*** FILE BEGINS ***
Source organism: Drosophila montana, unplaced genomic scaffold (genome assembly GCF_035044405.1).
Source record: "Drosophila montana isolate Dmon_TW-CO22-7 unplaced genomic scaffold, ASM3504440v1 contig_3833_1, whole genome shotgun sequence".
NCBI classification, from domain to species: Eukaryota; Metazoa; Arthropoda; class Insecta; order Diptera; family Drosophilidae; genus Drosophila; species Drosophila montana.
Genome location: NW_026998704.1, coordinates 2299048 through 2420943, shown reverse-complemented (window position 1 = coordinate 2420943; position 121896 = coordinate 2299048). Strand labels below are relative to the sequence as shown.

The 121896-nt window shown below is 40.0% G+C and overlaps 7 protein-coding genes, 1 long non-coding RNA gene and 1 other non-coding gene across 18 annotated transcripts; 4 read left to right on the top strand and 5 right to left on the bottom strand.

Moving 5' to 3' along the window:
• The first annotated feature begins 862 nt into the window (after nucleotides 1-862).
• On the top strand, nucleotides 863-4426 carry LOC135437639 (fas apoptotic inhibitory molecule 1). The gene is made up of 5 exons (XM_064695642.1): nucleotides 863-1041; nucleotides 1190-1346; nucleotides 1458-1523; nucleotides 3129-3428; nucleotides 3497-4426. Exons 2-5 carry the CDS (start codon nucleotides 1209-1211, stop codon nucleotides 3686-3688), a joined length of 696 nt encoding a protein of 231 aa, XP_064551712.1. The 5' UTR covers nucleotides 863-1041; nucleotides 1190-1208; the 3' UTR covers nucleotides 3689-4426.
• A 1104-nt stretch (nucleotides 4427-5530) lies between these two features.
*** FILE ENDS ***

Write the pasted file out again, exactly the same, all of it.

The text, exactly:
Source organism: Drosophila montana, unplaced genomic scaffold (genome assembly GCF_035044405.1).
Source record: "Drosophila montana isolate Dmon_TW-CO22-7 unplaced genomic scaffold, ASM3504440v1 contig_3833_1, whole genome shotgun sequence".
NCBI classification, from domain to species: Eukaryota; Metazoa; Arthropoda; class Insecta; order Diptera; family Drosophilidae; genus Drosophila; species Drosophila montana.
Genome location: NW_026998704.1, coordinates 2299048 through 2420943, shown reverse-complemented (window position 1 = coordinate 2420943; position 121896 = coordinate 2299048). Strand labels below are relative to the sequence as shown.

The 121896-nt window shown below is 40.0% G+C and overlaps 7 protein-coding genes, 1 long non-coding RNA gene and 1 other non-coding gene across 18 annotated transcripts; 4 read left to right on the top strand and 5 right to left on the bottom strand.

Moving 5' to 3' along the window:
• The first annotated feature begins 862 nt into the window (after nucleotides 1-862).
• On the top strand, nucleotides 863-4426 carry LOC135437639 (fas apoptotic inhibitory molecule 1). The gene is made up of 5 exons (XM_064695642.1): nucleotides 863-1041; nucleotides 1190-1346; nucleotides 1458-1523; nucleotides 3129-3428; nucleotides 3497-4426. Exons 2-5 carry the CDS (start codon nucleotides 1209-1211, stop codon nucleotides 3686-3688), a joined length of 696 nt encoding a protein of 231 aa, XP_064551712.1. The 5' UTR covers nucleotides 863-1041; nucleotides 1190-1208; the 3' UTR covers nucleotides 3689-4426.
• A 1104-nt stretch (nucleotides 4427-5530) lies between these two features.